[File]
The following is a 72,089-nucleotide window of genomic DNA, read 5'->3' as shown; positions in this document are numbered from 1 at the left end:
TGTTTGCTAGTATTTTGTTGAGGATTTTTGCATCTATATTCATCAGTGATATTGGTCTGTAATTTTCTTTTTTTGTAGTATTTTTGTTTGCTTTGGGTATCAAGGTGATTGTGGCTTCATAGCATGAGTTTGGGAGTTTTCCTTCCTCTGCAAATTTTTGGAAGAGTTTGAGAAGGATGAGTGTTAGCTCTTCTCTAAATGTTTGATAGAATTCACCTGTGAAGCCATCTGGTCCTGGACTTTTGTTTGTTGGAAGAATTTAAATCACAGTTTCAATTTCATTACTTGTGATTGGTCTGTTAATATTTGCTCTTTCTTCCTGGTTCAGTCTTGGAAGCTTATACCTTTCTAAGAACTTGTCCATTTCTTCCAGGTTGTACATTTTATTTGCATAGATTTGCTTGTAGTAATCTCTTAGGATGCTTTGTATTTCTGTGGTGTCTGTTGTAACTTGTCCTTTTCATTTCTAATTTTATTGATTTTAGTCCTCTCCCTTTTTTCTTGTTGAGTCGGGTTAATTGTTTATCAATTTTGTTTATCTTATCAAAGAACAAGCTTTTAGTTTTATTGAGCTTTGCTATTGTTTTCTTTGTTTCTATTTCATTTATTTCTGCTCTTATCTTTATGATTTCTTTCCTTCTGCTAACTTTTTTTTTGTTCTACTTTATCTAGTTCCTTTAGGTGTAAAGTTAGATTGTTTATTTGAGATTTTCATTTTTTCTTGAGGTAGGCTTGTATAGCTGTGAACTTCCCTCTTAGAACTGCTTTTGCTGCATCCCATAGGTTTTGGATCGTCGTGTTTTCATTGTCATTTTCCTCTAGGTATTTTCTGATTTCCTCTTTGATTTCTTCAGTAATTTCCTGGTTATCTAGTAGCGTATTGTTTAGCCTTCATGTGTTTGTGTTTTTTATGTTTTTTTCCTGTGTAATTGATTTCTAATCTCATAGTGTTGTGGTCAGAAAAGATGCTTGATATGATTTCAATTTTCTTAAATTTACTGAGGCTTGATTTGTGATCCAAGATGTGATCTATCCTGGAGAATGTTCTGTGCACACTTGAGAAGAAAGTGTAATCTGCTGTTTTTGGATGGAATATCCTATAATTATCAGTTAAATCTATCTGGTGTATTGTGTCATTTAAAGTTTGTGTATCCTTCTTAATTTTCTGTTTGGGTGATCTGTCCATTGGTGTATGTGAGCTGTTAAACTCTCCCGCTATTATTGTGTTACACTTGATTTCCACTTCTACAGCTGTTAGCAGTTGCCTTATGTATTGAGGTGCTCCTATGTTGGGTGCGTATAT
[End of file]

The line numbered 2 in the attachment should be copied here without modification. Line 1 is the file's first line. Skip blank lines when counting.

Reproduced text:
TGTTTGCTAGTATTTTGTTGAGGATTTTTGCATCTATATTCATCAGTGATATTGGTCTGTAATTTTCTTTTTTTGTAGTATTTTTGTTTGCTTTGGGTATCAAGGTGATTGTGGCTTCATAGCATGAGTTTGGGAGTTTTCCTTCCTCTGCAAATTTTTGGAAGAGTTTGAGAAGGATGAGTGTTAGCTCTTCTCTAAATGTTTGATAGAATTCACCTGTGAAGCCATCTGGTCCTGGACTTTTGTTTGTTGGAAGAATTTAAATCACAGTTTCAATTTCATTACTTGTGATTGGTCTGTTAATATTTGCTCTTTCTTCCTGGTTCAGTCTTGGAAGCTTATACCTTTCTAAGAACTTGTCCATTTCTTCCAGGTTGTACATTTTATTTGCATAGATTTGCTTGTAGTAATCTCTTAGGATGCTTTGTATTTCTGTGGTGTCTGTTGTAACTTGTCCTTTTCATTTCTAATTTTATTGATTTTAGTCCTCTCCCTTTTTTCTTGTTGAGTCGGGTTAATTGTTTATCAATTTTGTTTATCTTATCAAAGAACAAGCTTTTAGTTTTATTGAGCTTTGCTATTGTTTTCTTTGTTTCTATTTCATTTATTTCTGCTCTTATCTTTATGATTTCTTTCCTTCTGCTAACTTTTTTTTTGTTCTACTTTATCTAGTTCCTTTAGGTGTAAAGTTAGATTGTTTATTTGAGATTTTCATTTTTTCTTGAGGTAGGCTTGTATAGCTGTGAACTTCCCTCTTAGAACTGCTTTTGCTGCATCCCATAGGTTTTGGATCGTCGTGTTTTCATTGTCATTTTCCTCTAGGTATTTTCTGATTTCCTCTTTGATTTCTTCAGTAATTTCCTGGTTATCTAGTAGCGTATTGTTTAGCCTTCATGTGTTTGTGTTTTTTATGTTTTTTTCCTGTGTAATTGATTTCTAATCTCATAGTGTTGTGGTCAGAAAAGATGCTTGATATGATTTCAATTTTCTTAAATTTACTGAGGCTTGATTTGTGATCCAAGATGTGATCTATCCTGGAGAATGTTCTGTGCACACTTGAGAAGAAAGTGTAATCTGCTGTTTTTGGATGGAATATCCTATAATTATCAGTTAAATCTATCTGGTGTATTGTGTCATTTAAAGTTTGTGTATCCTTCTTAATTTTCTGTTTGGGTGATCTGTCCATTGGTGTATGTGAGCTGTTAAACTCTCCCGCTATTATTGTGTTACACTTGATTTCCACTTCTACAGCTGTTAGCAGTTGCCTTATGTATTGAGGTGCTCCTATGTTGGGTGCGTATAT